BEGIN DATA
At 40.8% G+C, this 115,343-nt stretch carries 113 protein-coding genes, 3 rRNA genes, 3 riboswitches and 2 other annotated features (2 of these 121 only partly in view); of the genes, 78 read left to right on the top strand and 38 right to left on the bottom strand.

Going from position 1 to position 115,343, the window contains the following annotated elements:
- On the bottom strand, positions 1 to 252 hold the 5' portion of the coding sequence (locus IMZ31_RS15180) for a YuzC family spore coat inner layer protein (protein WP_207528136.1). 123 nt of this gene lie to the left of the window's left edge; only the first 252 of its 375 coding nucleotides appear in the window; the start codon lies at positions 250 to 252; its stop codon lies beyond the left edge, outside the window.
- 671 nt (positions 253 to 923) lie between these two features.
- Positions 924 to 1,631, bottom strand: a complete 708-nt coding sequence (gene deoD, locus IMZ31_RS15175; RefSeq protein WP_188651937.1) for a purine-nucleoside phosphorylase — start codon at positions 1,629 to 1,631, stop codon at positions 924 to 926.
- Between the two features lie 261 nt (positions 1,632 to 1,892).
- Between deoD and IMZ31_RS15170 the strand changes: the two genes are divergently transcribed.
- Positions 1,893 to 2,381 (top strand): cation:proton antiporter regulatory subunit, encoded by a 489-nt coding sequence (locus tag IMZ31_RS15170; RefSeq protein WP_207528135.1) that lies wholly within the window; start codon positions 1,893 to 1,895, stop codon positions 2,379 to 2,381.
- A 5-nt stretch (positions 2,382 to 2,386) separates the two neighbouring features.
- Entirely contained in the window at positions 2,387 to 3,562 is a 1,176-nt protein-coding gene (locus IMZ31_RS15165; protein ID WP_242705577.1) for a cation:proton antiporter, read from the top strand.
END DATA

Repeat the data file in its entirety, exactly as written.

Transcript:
At 40.8% G+C, this 115,343-nt stretch carries 113 protein-coding genes, 3 rRNA genes, 3 riboswitches and 2 other annotated features (2 of these 121 only partly in view); of the genes, 78 read left to right on the top strand and 38 right to left on the bottom strand.

Going from position 1 to position 115,343, the window contains the following annotated elements:
- On the bottom strand, positions 1 to 252 hold the 5' portion of the coding sequence (locus IMZ31_RS15180) for a YuzC family spore coat inner layer protein (protein WP_207528136.1). 123 nt of this gene lie to the left of the window's left edge; only the first 252 of its 375 coding nucleotides appear in the window; the start codon lies at positions 250 to 252; its stop codon lies beyond the left edge, outside the window.
- 671 nt (positions 253 to 923) lie between these two features.
- Positions 924 to 1,631, bottom strand: a complete 708-nt coding sequence (gene deoD, locus IMZ31_RS15175; RefSeq protein WP_188651937.1) for a purine-nucleoside phosphorylase — start codon at positions 1,629 to 1,631, stop codon at positions 924 to 926.
- Between the two features lie 261 nt (positions 1,632 to 1,892).
- Between deoD and IMZ31_RS15170 the strand changes: the two genes are divergently transcribed.
- Positions 1,893 to 2,381 (top strand): cation:proton antiporter regulatory subunit, encoded by a 489-nt coding sequence (locus tag IMZ31_RS15170; RefSeq protein WP_207528135.1) that lies wholly within the window; start codon positions 1,893 to 1,895, stop codon positions 2,379 to 2,381.
- A 5-nt stretch (positions 2,382 to 2,386) separates the two neighbouring features.
- Entirely contained in the window at positions 2,387 to 3,562 is a 1,176-nt protein-coding gene (locus IMZ31_RS15165; protein ID WP_242705577.1) for a cation:proton antiporter, read from the top strand.